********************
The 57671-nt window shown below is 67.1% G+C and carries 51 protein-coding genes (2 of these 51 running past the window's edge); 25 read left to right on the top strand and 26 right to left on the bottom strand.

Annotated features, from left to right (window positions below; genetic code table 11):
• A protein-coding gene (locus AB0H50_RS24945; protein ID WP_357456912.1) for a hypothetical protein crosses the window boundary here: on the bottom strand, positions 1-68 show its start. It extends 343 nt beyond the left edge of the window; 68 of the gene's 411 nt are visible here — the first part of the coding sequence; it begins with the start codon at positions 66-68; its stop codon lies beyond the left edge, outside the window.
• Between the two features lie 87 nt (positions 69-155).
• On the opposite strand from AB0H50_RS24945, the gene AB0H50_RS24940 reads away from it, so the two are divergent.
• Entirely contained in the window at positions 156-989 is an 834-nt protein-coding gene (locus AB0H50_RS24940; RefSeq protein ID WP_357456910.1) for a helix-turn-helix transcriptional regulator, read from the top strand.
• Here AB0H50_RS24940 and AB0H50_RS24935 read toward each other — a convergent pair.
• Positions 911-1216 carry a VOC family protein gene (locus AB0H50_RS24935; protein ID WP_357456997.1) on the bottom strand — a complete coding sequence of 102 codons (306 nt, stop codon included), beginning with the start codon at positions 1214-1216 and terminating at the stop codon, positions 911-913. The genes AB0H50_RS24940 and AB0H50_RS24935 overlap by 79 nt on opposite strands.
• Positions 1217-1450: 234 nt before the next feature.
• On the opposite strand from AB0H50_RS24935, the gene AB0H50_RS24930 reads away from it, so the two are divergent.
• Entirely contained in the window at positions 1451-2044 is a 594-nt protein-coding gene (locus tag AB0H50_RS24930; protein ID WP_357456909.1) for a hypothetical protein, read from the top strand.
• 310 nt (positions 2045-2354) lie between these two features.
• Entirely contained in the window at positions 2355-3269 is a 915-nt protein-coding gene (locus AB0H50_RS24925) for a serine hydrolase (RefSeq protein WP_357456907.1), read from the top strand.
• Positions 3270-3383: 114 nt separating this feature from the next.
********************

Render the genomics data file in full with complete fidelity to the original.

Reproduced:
The 57671-nt window shown below is 67.1% G+C and carries 51 protein-coding genes (2 of these 51 running past the window's edge); 25 read left to right on the top strand and 26 right to left on the bottom strand.

Annotated features, from left to right (window positions below; genetic code table 11):
• A protein-coding gene (locus AB0H50_RS24945; protein ID WP_357456912.1) for a hypothetical protein crosses the window boundary here: on the bottom strand, positions 1-68 show its start. It extends 343 nt beyond the left edge of the window; 68 of the gene's 411 nt are visible here — the first part of the coding sequence; it begins with the start codon at positions 66-68; its stop codon lies beyond the left edge, outside the window.
• Between the two features lie 87 nt (positions 69-155).
• On the opposite strand from AB0H50_RS24945, the gene AB0H50_RS24940 reads away from it, so the two are divergent.
• Entirely contained in the window at positions 156-989 is an 834-nt protein-coding gene (locus AB0H50_RS24940; RefSeq protein ID WP_357456910.1) for a helix-turn-helix transcriptional regulator, read from the top strand.
• Here AB0H50_RS24940 and AB0H50_RS24935 read toward each other — a convergent pair.
• Positions 911-1216 carry a VOC family protein gene (locus AB0H50_RS24935; protein ID WP_357456997.1) on the bottom strand — a complete coding sequence of 102 codons (306 nt, stop codon included), beginning with the start codon at positions 1214-1216 and terminating at the stop codon, positions 911-913. The genes AB0H50_RS24940 and AB0H50_RS24935 overlap by 79 nt on opposite strands.
• Positions 1217-1450: 234 nt before the next feature.
• On the opposite strand from AB0H50_RS24935, the gene AB0H50_RS24930 reads away from it, so the two are divergent.
• Entirely contained in the window at positions 1451-2044 is a 594-nt protein-coding gene (locus tag AB0H50_RS24930; protein ID WP_357456909.1) for a hypothetical protein, read from the top strand.
• 310 nt (positions 2045-2354) lie between these two features.
• Entirely contained in the window at positions 2355-3269 is a 915-nt protein-coding gene (locus AB0H50_RS24925) for a serine hydrolase (RefSeq protein WP_357456907.1), read from the top strand.
• Positions 3270-3383: 114 nt separating this feature from the next.